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Changes in mood


Everyone was sat down ready to go on an outing as Mrs. Bolton approached the minibus. Suddenly she started shouting and threw her handbag onto the ground in a rage. The driver tried his best but she would not calm down. Finally after a few minutes he said, “Shall we go and look through those photos then?” She let him lead her back into the day centre and the others followed. The outing was cancelled but everyone seemed to enjoy looking through the photo albums.

You may be surprised by the way the person with dementia sometimes reacts strongly to what may seem like a trivial event or setback. They might scream, shout, become agitated, make unreasonable accusations and stubbornly refuse to move. It can be quite disturbing to witness such a violent reaction, particularly when you have no idea what triggered it. You may even feel a little shaky, particularly if the reaction took you by surprise. However, over-reactions, or catastrophic reactions as they are often called, are part of the disease. They are not caused by you or anyone else. You should therefore try not to feel too disheartened or upset. You might not be able to prevent these reactions from happening altogether, but there are various precautions you can take which may reduce their frequency.

How to prevent over-reactions

Avoid making demands on the person with dementia that they cannot handle

Over-reactions may tend to take you by surprise. Even seemingly simple tasks, such as putting sugar in a cup or passing a book, may prove too difficult and result in an over-reaction. This is also why it is important to try to avoid the person with dementia coming up against situations that they cannot handle. Examples include : too many people talking at once; too many questions; problems understanding; being surrounded by too many people; being faced with a difficult task; and physical difficulties.

Look out for signs of stress and avoid triggering an over-reaction

There is often a few minutes’ warning before an outburst during which the person with dementia becomes agitated. You may be able to distract them successfully during this time or offer reassurance, thereby preventing the reaction.

Try to maintain a simplified, familiar and unstressed environment

Over-reactions, like other problems such as disorientation or frustration, can often be prevented by maintaining a simple, familiar and unstressed environment. If the person with dementia frequently has over-reactions, it could be that they are finding life increasingly difficult or confusing. You may find that by simplifying the environment and offering more help, it becomes less frequent. You could, for example, find a calmer place for the person to sit, cut down on noise and check more often whether they need something.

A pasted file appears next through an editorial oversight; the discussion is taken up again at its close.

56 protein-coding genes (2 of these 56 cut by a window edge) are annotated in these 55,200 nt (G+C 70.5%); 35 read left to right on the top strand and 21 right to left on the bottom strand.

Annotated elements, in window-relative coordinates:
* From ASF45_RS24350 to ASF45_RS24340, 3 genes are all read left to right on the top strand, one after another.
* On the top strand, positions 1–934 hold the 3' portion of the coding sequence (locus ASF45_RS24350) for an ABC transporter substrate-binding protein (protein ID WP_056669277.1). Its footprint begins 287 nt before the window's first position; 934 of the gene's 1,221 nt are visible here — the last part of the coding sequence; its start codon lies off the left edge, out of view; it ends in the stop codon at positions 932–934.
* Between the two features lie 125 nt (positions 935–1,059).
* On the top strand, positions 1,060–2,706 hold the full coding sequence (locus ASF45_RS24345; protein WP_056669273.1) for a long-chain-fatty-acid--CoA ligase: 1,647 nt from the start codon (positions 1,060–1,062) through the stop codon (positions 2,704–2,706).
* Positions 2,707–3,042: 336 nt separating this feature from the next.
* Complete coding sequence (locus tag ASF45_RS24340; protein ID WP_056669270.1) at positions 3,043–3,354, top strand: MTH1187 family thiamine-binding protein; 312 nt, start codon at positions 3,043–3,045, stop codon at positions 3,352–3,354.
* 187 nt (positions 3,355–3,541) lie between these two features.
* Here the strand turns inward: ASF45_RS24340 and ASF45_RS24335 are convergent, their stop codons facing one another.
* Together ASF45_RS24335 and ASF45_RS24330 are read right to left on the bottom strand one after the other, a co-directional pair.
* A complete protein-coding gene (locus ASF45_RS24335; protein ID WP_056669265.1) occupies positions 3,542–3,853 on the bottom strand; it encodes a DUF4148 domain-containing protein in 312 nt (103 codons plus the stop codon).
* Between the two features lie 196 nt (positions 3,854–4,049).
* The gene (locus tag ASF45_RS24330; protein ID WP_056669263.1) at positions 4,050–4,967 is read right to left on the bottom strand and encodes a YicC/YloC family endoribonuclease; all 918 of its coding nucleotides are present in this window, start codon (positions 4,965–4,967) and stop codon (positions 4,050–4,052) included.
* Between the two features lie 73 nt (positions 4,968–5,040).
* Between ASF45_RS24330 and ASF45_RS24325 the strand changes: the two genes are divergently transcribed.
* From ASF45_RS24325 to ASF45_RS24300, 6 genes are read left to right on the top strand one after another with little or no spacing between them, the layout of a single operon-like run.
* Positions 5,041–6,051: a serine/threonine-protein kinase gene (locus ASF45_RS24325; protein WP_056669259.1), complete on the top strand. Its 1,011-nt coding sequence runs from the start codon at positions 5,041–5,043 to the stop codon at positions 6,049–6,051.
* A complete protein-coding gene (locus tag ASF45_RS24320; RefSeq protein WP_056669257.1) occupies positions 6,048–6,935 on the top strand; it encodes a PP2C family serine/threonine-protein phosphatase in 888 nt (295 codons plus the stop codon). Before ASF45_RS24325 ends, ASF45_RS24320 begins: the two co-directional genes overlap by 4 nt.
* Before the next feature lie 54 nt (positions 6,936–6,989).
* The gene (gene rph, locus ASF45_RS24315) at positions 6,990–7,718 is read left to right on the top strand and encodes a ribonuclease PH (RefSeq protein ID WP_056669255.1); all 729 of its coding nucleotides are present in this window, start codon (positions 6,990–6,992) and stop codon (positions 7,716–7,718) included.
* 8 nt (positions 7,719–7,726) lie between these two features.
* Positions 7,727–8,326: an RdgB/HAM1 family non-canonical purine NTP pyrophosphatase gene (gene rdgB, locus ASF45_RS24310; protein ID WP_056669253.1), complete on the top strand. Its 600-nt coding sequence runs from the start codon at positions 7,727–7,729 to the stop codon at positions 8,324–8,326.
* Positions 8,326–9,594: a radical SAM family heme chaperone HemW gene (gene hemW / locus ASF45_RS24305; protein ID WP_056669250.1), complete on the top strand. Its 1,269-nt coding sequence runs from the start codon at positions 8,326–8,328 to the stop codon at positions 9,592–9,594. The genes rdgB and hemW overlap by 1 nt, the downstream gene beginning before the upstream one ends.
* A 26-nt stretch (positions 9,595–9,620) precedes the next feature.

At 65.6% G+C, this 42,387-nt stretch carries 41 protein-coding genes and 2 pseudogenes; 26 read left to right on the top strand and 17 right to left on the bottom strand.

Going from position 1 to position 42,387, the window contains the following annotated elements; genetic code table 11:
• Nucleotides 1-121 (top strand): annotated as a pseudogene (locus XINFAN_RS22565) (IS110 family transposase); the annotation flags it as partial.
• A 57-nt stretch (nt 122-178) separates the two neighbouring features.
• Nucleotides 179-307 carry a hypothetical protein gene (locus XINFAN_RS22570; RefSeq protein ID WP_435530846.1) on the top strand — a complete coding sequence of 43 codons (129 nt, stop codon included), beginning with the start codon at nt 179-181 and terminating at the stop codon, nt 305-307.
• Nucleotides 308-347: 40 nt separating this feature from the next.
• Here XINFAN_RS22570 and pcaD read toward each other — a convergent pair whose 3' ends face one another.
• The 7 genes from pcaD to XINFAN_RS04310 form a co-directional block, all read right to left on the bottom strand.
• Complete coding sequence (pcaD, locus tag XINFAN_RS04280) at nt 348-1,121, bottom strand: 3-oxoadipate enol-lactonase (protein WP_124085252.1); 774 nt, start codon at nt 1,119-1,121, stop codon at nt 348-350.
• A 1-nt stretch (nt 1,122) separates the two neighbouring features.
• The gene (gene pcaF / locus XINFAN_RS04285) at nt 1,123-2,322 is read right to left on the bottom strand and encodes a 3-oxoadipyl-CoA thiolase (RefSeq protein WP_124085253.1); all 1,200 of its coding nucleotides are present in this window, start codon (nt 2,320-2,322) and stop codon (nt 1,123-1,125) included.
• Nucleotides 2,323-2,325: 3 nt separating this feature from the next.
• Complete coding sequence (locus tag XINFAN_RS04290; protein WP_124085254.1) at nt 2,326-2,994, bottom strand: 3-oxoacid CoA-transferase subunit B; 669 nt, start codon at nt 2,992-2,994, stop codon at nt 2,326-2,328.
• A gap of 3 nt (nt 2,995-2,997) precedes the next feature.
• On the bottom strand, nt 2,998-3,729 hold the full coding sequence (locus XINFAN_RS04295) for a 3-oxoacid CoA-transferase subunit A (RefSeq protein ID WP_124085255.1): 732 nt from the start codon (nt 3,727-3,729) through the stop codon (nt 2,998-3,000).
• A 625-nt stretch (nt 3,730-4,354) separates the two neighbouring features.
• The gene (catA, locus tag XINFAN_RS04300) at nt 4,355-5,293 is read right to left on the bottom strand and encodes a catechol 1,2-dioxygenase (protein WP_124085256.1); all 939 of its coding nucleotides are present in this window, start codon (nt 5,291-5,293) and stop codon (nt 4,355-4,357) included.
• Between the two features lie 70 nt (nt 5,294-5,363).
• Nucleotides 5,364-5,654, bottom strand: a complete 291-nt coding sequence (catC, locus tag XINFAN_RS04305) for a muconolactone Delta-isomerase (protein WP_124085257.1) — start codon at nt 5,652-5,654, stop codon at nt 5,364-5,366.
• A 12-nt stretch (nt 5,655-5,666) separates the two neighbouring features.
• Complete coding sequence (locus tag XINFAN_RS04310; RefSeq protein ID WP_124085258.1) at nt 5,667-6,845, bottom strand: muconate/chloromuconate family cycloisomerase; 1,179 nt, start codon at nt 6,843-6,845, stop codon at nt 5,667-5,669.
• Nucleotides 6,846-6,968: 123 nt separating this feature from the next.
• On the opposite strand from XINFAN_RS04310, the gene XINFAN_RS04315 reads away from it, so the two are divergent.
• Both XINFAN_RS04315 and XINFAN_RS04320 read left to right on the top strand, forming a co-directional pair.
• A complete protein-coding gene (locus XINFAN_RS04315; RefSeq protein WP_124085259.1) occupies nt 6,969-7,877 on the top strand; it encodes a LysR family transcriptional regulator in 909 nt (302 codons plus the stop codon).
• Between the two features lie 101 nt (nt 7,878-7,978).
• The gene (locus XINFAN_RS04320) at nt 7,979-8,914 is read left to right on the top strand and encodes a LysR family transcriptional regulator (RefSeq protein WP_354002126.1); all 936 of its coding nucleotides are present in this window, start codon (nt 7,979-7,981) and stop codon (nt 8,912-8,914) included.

How to cope with an over-reaction

Handling the situation

When an over-reaction occurs, there is little you can do to stop it, but you can perhaps avoid aggravating the situation. Remain calm and speak gently to the person and they may gradually calm down. You could also try to gently hold their hand or put your arm around them. Of course, this could be extremely difficult if they are shouting and screaming abuse at you - apart from the fact that you may feel hurt, they might simply not hear you. Nevertheless, by trying to keep your cool, you may be able to avoid becoming drawn into an argument or provoked to respond. It might also happen that the person with dementia becomes violent for a short time. In this case, it is best not to restrain them. Leave the room in order to protect yourself and give them time to recover. (Please see chapter on aggressive behaviour for more details on how to cope.) Once they have calmed down, you could then try to reassure them.

Medical advice and outside support

If during the over-reaction you feel unable to cope, you could perhaps call in a neighbour or friend for support. Although you know that the reaction is the result of the disease and is not personal, you may nevertheless lose your temper and respond angrily. If this happens, try not to dwell on it or feel guilty. The person with dementia will probably forget about it soon after. But, if it happens regularly or you often feel that it is going to, it would be a good idea to contact your doctor, a social worker or a local carers group. Your doctor will also be able to check whether there is a physical problem such as pain, infection or discomfort, which might be leading to the reaction and could be treated. He or she may be able to provide treatment or give you advice on how to handle the situation. However, sedative drugs should be avoided - they will only increase confusion and may contribute to further outbursts.



Last Updated: Thursday 06 August 2009